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"The purest form of art evokes ones emotion" says fashion designer Akira Isogawa, in describing the ideology behind his brand. Wearers should be "moved by what they wear" and "I try to express timeless beauty and femininity that emanates from your inner soul." The colour pattern, in his latest collection, SS13, is quite bold and vibrant, inspired by Australia's light and unique fauna, but also "sourcing inspiration and developing textiles in Kyoto, Japan or Ubud, Indonesia for example." Akira tells us he tries "to incorporate some traditional Japanese techniques that are applied in textile design. Shibori is one example I have been using for my collections and has become somewhat of a signature. Shibori is a hand dyed technique that originated in Japan."

"A garment can transcend, 
giving it a soul."

It’s the quality of the hand dyed craftsmanship that really sets the Akira brand apart from other RTW labels, as is the importance Akira places on "paying respect to the environment in which we live. It is our responsibility to let the next generation survive. I visit manufacturers and oversee the process and methods of production." Akira is renowned for his innovative manipulation of fabric, which we see in the hand painted silks of SS13, fuchsia pinks, burnt oranges and deep reds evoking images of vintage kimonos and hand crafted embellishments and embroidery adding exquisite depth and texture.

"Distressing fabrics and 
alchemically treating them, 
gives the feeling of already 
‘being loved’, thus evoking 
emotion. Even one-off fabrics 
found in flea markets can be 
given new life."

Whilst enjoying some Padang dishes in Indonesia, which originated from Sumatra Island, Akira tells us he "really likes" and has "never got tired of Japanese food. Salmon Sashimi with Wasabi and soy is always refreshing." He recently saw a film shot in Paris called "Before Sunset," whilst in France and "all of the dialogue is something you could relate to, this unassuming film has stayed in my mind for quite some time." Travelling, meeting people and films are some of the sources of inspiration behind his work which have even led him to create hand woven designer rugs. Isogawa’s international status rose in 1998, when he started showing his collections in Paris and perhaps the film "Before Sunset" evoked strong memories of his first few visits there.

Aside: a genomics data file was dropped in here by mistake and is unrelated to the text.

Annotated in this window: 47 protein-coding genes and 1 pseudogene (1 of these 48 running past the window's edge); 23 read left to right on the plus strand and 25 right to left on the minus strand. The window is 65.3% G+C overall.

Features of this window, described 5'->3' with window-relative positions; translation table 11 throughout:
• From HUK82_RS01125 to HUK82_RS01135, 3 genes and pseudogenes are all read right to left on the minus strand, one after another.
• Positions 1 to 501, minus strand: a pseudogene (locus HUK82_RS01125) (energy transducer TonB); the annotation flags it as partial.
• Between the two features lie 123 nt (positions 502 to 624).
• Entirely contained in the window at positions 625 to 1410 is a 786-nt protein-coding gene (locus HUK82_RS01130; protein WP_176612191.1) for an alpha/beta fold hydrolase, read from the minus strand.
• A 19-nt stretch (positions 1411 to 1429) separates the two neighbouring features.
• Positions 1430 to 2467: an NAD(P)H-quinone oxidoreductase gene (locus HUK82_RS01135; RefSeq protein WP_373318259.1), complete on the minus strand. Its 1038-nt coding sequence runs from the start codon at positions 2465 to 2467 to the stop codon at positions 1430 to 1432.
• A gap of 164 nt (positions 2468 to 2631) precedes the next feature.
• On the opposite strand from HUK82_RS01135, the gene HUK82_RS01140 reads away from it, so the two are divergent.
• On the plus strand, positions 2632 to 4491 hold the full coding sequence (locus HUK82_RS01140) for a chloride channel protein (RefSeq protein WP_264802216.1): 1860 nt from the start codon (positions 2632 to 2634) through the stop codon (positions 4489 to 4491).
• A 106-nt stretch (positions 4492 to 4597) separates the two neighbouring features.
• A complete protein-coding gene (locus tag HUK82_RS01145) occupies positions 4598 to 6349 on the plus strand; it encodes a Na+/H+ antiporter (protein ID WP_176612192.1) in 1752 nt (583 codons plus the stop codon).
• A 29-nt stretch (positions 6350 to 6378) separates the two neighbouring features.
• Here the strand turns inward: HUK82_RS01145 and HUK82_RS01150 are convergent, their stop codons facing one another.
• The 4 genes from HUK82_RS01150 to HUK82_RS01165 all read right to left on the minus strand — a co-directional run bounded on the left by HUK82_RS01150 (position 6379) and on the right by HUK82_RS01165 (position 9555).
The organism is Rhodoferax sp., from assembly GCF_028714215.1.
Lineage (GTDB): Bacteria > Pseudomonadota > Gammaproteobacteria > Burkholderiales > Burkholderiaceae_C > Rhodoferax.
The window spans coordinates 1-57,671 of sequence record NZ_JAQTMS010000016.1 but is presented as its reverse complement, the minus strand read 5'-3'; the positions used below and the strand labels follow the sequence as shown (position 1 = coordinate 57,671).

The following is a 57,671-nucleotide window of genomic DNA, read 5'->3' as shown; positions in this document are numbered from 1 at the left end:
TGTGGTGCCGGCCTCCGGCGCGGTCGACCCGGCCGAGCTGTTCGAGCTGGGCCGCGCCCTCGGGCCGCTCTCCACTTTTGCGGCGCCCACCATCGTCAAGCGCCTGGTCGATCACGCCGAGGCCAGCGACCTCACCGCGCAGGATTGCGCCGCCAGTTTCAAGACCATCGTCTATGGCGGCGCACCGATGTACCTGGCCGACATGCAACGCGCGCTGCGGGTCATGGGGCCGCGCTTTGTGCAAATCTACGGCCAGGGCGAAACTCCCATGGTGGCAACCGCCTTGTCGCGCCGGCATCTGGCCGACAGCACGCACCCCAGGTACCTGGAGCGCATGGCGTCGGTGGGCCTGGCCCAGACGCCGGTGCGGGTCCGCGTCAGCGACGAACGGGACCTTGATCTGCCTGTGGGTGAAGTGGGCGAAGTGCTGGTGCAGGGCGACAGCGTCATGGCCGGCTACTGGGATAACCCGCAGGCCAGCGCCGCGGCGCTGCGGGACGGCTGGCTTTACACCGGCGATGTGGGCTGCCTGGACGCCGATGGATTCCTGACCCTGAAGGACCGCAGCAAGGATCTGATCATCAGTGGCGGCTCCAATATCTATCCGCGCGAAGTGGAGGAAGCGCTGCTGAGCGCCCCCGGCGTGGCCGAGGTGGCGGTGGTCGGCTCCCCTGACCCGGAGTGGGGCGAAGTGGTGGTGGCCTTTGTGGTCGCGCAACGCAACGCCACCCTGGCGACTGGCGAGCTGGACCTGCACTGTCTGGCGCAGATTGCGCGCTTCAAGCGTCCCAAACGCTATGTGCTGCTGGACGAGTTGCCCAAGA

"I translate fabrics into soft 
and romantic silhouettes, 
using natural fabrics like 
silks and cottons, which are 
kind to the skin."

Born and raised in Japan, he has held an appreciation for fashion from a young age. Venturing to Australia fifteen years ago, saw the passion turn into a serious career and he opened a store in the early 90's. He is an avid collector of vintage fabrics and kimonos and there are many artists Akira favours and admires, "If I may choose one, then Christiane Lehman is one of the artists I have been working with for my collections. I met her when I arrived in Australia. Her view of the world inspires me." Working with small workshops, the approach is very much hands on and "I personally relate to all who work within the place. It appears these small artisan workshops have a much better understanding of our needs, especially creatively."

"Richly embellished fabrics echo 
Eastern influences, and I have 
great respect for their traditions.
Inspiration can be found from 
the past – re-using vintage 
textiles and sometimes creating 
replicas of them, incorporated 
with specific craftsmanship."

There is a fine line between fashion and art, RTW and Couture. Akira tells us "when you design RTW, you have to consider that all the styles will be manufactured. It ought to perform and function. Couture collections to me are more like creating an art piece. There is a sense of a "One off" quality to couture. Designing ballet costumes for the Australian Ballet was a fulfilling experience, creatively. It was like designing couture pieces endlessly. It inspired my own RTW collections."

"I see craftsmanship as an 
implement with which to realise 
one’s vision. Past, present and 
future; that slogan continues in 
almost everything around which 
my work evolves."

Akira studied fashion design at the Sydney Institute of Technology and is excited about how "fashion changes and never stays the same. The constant evolution of styles makes it exciting," and his own approach has evolved and is evolving. "I work intuitively and it is really an organic process. Now, I work with fewer styles in my collections and spend more time in the development of individual styles." He has won a string of awards, exhibited at Sydney's Museum of Contemporary Art, designed costumes for the Australian Chamber Orchestra and Sydney Dance Company, whilst continuing to show at Paris and Australian fashion weeks. He is currently working on a new collection, which will launch next March. To see more of his work and design philosophy, visit:

Interview by Nardip Singh

Images provided by
M + M Management
Copyright © Akira
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